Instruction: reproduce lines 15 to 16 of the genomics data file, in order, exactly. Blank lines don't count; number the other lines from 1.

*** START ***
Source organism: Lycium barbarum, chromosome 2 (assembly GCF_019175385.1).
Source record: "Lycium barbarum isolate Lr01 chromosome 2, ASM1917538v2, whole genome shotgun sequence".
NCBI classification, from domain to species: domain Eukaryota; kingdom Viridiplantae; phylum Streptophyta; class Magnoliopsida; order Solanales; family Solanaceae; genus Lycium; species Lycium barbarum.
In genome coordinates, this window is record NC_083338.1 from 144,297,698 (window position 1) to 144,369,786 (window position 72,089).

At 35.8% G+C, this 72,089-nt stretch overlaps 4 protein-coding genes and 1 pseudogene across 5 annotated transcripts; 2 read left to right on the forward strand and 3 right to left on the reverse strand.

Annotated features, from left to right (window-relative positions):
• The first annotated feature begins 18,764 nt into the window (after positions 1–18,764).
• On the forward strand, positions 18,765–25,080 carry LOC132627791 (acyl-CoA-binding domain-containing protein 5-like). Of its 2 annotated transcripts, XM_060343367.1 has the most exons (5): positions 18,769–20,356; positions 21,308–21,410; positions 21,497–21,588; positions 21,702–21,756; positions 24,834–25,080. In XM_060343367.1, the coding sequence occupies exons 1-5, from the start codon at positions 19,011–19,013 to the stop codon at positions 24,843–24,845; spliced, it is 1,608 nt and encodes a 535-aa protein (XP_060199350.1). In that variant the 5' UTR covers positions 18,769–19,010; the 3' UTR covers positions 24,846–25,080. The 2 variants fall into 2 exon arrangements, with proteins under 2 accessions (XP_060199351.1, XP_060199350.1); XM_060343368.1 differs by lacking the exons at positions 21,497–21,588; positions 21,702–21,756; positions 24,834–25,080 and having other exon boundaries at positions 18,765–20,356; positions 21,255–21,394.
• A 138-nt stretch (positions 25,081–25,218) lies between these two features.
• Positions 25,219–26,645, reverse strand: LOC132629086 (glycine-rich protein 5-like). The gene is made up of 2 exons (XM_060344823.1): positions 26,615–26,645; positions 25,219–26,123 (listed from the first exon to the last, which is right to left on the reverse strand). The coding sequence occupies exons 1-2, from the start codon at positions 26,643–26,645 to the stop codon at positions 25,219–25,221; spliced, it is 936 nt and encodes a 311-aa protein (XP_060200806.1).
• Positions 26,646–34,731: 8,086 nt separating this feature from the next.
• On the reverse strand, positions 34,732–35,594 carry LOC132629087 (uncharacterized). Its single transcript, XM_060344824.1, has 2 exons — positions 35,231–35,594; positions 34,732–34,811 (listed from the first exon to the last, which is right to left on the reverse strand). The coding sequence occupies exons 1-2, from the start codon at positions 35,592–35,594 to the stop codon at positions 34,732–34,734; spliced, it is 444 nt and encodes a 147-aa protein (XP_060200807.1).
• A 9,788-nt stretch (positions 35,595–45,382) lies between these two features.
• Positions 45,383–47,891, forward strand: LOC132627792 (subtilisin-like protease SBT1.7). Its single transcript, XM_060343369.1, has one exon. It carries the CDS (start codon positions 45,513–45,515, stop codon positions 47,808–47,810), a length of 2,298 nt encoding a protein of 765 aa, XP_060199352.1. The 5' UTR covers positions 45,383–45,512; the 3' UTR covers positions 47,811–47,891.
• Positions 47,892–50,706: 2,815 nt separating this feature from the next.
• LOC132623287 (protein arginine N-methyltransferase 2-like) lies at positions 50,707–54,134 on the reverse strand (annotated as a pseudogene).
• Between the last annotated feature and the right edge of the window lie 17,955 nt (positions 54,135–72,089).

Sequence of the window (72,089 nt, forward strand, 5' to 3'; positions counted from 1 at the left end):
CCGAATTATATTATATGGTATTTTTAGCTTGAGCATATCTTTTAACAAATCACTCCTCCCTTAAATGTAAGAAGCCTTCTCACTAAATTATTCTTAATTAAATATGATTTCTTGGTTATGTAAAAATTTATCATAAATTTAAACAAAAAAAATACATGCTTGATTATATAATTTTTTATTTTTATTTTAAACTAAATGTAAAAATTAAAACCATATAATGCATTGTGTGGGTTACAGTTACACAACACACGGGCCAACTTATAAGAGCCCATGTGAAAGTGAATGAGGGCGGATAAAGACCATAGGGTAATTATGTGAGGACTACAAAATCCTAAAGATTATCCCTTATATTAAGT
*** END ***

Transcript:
• Positions 47,892–50,706: 2,815 nt separating this feature from the next.
• LOC132623287 (protein arginine N-methyltransferase 2-like) lies at positions 50,707–54,134 on the reverse strand (annotated as a pseudogene).